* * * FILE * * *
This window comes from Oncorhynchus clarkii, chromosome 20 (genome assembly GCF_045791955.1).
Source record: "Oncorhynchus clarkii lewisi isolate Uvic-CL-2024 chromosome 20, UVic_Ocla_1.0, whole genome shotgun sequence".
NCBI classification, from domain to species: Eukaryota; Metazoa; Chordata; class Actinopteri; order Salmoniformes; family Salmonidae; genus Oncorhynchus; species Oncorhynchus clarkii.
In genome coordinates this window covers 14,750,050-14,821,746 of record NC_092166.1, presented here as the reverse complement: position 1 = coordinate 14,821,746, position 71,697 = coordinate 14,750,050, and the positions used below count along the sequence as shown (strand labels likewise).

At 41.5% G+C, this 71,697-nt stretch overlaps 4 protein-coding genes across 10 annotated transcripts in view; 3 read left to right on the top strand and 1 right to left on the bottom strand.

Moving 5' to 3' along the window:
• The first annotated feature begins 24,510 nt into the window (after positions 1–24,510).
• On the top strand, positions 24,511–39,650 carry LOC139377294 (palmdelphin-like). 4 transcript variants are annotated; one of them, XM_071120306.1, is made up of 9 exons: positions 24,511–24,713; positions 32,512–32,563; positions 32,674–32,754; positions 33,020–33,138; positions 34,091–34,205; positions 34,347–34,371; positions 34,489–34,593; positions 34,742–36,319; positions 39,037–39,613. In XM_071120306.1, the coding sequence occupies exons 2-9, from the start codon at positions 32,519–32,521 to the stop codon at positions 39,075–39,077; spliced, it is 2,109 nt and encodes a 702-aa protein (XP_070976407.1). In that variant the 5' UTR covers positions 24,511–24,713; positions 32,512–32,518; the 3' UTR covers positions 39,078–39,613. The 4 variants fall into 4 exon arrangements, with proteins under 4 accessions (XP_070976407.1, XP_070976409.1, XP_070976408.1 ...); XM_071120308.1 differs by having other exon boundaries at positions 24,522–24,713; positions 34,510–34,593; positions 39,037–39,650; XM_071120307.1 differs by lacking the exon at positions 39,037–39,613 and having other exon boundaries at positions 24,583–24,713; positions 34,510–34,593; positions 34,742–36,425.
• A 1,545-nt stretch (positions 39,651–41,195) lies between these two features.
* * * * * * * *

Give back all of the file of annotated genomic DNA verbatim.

This window comes from Oncorhynchus clarkii, chromosome 20 (genome assembly GCF_045791955.1).
Source record: "Oncorhynchus clarkii lewisi isolate Uvic-CL-2024 chromosome 20, UVic_Ocla_1.0, whole genome shotgun sequence".
NCBI classification, from domain to species: Eukaryota; Metazoa; Chordata; class Actinopteri; order Salmoniformes; family Salmonidae; genus Oncorhynchus; species Oncorhynchus clarkii.
In genome coordinates this window covers 14,750,050-14,821,746 of record NC_092166.1, presented here as the reverse complement: position 1 = coordinate 14,821,746, position 71,697 = coordinate 14,750,050, and the positions used below count along the sequence as shown (strand labels likewise).

At 41.5% G+C, this 71,697-nt stretch overlaps 4 protein-coding genes across 10 annotated transcripts in view; 3 read left to right on the top strand and 1 right to left on the bottom strand.

Moving 5' to 3' along the window:
• The first annotated feature begins 24,510 nt into the window (after positions 1–24,510).
• On the top strand, positions 24,511–39,650 carry LOC139377294 (palmdelphin-like). 4 transcript variants are annotated; one of them, XM_071120306.1, is made up of 9 exons: positions 24,511–24,713; positions 32,512–32,563; positions 32,674–32,754; positions 33,020–33,138; positions 34,091–34,205; positions 34,347–34,371; positions 34,489–34,593; positions 34,742–36,319; positions 39,037–39,613. In XM_071120306.1, the coding sequence occupies exons 2-9, from the start codon at positions 32,519–32,521 to the stop codon at positions 39,075–39,077; spliced, it is 2,109 nt and encodes a 702-aa protein (XP_070976407.1). In that variant the 5' UTR covers positions 24,511–24,713; positions 32,512–32,518; the 3' UTR covers positions 39,078–39,613. The 4 variants fall into 4 exon arrangements, with proteins under 4 accessions (XP_070976407.1, XP_070976409.1, XP_070976408.1 ...); XM_071120308.1 differs by having other exon boundaries at positions 24,522–24,713; positions 34,510–34,593; positions 39,037–39,650; XM_071120307.1 differs by lacking the exon at positions 39,037–39,613 and having other exon boundaries at positions 24,583–24,713; positions 34,510–34,593; positions 34,742–36,425.
• A 1,545-nt stretch (positions 39,651–41,195) lies between these two features.